Above the Kendal Scars.

Start. Queens Road.

Route. Queens Road - Serpentine Wood - Kendal Fell - Rifle Range - Cunswick Fell - Underbarrow Road - Scout Scar - Hodgson's Leap - Helsington Barrows - Bradleyfield - Kendal Race Course - Brigsteer Road - Queens Road.

Notes. “This must surley be one of the finest viewpoints in England, for you see at least 120 hills and mountains in the Lake District, Yorkshire and Lancashire”. The words of the late Harry Griffin aptly describe the view from the summit of Scout Scar. An easy walk this, through a landscape borne at the bottom of a tropical ocean 330 million years ago, thrust upwards by land movement, scarred by ice, sculptured by wind and rain. Come join us on a wander in woodland, through pastoral land, across scars above limestone cliffs once washed by the sea, our high point the summit of Scout Scar is just 765ft above sea level, as we started on the 313ft contour there isn't a great deal of ascent. I've got Sue for company, so come along we'll be back in time for dinner.

Our day started in Serpentine Woods wandering the many paths that criss-cross this woodland, we passed a Victorian summer house before exiting the woods at the northern edge. Our route followed way-marked paths over Kendal Golf Course, a splendid foot bridge carried us safely across the by-pass, the path then guided us through what is locally known as the Rifle Range before depositing us at the limestone cairn marking the summit of Cunswick Fell. Half way across the Rifle Range I heard my name carrying on the wind, turning round a tiny figure with dog was jogging across the field, we were about to be joined by my daughter Kirsten and one misunderstood dog, Marley. Marley's a bitch but nobody could think of a name for her so they called her after Bob, she's been resentful ever since.

Our growing party then wandered south above Cunswick Scar, across Underbarrow Road then onto Scout Scar. Passed the mushroom we wandered, above Hodgson's Leap and on to a dry stone wall and trig point. All the way the dog was uncharacteristically good, rather unnerving, I was waiting for the mad half hour that never came. We turned east at the trig point, the dry stone wall guided us to the main path across Helsington Barrows, turning left we passed through a metal kissing gate allowing access to Bradleyfield, then another onto Kendal Race Course, a short walk over this long disused race course saw us squeeze through a narrow stile onto Brigsteer Road, next to the stile an old mile stone announced it was only a mile to Kendal.

view route map.

home.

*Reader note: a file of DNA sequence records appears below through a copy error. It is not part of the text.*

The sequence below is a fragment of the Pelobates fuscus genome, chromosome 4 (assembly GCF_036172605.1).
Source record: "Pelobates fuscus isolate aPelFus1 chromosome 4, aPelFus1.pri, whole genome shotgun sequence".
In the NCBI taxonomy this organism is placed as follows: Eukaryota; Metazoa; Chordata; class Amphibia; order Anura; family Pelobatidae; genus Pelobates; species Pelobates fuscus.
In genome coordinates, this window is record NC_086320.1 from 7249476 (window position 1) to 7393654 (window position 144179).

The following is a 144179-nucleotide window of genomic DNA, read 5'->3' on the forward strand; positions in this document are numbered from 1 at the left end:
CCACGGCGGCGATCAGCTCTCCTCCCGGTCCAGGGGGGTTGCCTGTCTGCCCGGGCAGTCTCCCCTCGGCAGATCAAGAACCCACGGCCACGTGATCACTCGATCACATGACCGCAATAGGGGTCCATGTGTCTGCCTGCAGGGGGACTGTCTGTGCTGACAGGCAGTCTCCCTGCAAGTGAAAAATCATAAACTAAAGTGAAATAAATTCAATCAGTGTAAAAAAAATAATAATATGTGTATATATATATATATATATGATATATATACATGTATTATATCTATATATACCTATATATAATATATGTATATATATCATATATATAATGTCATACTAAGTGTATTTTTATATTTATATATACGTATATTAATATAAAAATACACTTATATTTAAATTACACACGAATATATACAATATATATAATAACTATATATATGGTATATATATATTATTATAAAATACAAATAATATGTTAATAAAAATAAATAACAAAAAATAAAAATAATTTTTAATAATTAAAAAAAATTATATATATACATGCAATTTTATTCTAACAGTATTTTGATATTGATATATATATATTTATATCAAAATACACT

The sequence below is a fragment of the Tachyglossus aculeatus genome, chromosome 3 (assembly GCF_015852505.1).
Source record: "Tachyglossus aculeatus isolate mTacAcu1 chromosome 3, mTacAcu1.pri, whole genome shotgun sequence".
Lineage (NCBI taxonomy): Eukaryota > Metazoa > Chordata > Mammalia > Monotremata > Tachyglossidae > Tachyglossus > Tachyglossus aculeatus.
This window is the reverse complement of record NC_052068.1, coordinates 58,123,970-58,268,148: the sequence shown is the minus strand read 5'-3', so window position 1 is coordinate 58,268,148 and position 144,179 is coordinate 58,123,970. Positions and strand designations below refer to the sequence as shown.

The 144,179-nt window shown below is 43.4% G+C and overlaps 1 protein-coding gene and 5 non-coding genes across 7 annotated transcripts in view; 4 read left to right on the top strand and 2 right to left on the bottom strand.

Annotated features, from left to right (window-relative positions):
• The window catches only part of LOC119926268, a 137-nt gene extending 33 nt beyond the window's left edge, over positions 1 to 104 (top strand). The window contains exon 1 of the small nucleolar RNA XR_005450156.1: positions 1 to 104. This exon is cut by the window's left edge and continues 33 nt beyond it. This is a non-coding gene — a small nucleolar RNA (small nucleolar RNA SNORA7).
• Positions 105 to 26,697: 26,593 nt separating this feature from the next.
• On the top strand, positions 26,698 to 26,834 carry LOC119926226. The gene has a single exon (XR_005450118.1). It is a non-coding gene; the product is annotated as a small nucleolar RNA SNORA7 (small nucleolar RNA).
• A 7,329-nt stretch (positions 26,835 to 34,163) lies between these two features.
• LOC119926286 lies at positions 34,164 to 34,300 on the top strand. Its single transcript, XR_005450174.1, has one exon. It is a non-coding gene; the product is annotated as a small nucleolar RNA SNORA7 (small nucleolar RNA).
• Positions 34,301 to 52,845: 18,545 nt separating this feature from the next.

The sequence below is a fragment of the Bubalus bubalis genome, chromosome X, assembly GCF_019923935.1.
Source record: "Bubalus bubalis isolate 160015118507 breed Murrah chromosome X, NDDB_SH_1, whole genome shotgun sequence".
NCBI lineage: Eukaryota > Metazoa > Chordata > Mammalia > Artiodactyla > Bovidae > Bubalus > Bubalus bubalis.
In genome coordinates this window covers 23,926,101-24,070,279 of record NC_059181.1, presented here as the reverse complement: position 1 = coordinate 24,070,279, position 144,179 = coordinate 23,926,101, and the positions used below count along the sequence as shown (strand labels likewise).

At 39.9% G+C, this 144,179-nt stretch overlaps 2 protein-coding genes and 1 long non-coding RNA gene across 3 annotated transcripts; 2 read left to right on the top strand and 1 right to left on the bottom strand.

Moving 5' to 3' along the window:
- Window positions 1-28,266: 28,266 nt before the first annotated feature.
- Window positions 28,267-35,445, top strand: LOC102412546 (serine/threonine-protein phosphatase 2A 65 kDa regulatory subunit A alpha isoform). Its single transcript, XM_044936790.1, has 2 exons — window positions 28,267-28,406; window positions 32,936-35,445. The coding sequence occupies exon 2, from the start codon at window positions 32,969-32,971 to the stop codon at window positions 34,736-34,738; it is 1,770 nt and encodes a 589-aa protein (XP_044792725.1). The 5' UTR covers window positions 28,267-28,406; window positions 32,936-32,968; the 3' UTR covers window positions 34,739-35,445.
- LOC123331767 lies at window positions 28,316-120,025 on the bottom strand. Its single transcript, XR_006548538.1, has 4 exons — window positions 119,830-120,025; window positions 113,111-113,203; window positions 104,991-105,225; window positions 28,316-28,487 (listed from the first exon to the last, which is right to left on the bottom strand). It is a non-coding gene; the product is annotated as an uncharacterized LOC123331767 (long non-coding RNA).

Lets start the day with a snippet of useless information. We're wandering through Serpentine Woods, a popular place with locals, the mature woodland was planted in 1790 when the land took on it's present name, originally christened by our Norse forefathers Dob Frear, Scandinavian for Free Land. this is the summer house dating back to 1833.

Free of the tree cover with views over Kendal and the Kent valley.

Benson Knott.

Crossing Kendal Fell above Kettlewell Crag looking to Potter Fell and the Kentmere massif.

Here's trouble, Kirsten and Marley, Marley's the one with four legs.

Near the summit of Cunswick Fell looking to Kendal Fell.

Viewing the bulk of High Street from the summit of Cunswick Fell.

Seen over the Kent valley, Benson Knott backed by the Howgill Fells.

Rising from the pastoral lands of Lyth Valley, Lord's Lot backed the grey silhouette of the Langdale Pikes.

Wonderful views from the ascent of Scout Scar, let Scar Wood guide the eye to Cunswick Scar.

The timeless beauty of Lyth Valley.

From the edge of the Scout Scar plateau stunning views across Lyth Valley to the cliffs and limestone scars of Whitbarrow.

Adorning the summit of Scout Scar, the mushroom, built to commemorate the coronation of King George V in 1912.

Mother, Daughter and the dog, with a super view to Arnside Knott.

North along the Scout Scar plateau.

Kendal Fell with the Whinfell ridge reaching across the skyline.

View taken over Helsingtom Barrows.

We started with a snippet of useless information, so lets finish with another, approaching Kendal Race Course, doesn't look much dose it. This mile race course was created by subscription with money raised by wealthy locals, the first race meeting was held on the 7th August 1822, in 1891 it saw life as a golf course, ran as Kendal Race Course Golf Club later to move to it's present location on Kendal Fell, 1922/23 saw trotting meetings before the ground was abandoned to the humble sheep.

And finally, that would normally be a mile to the town centre, as we're not parked in the town centre we only have half a mile to walk.

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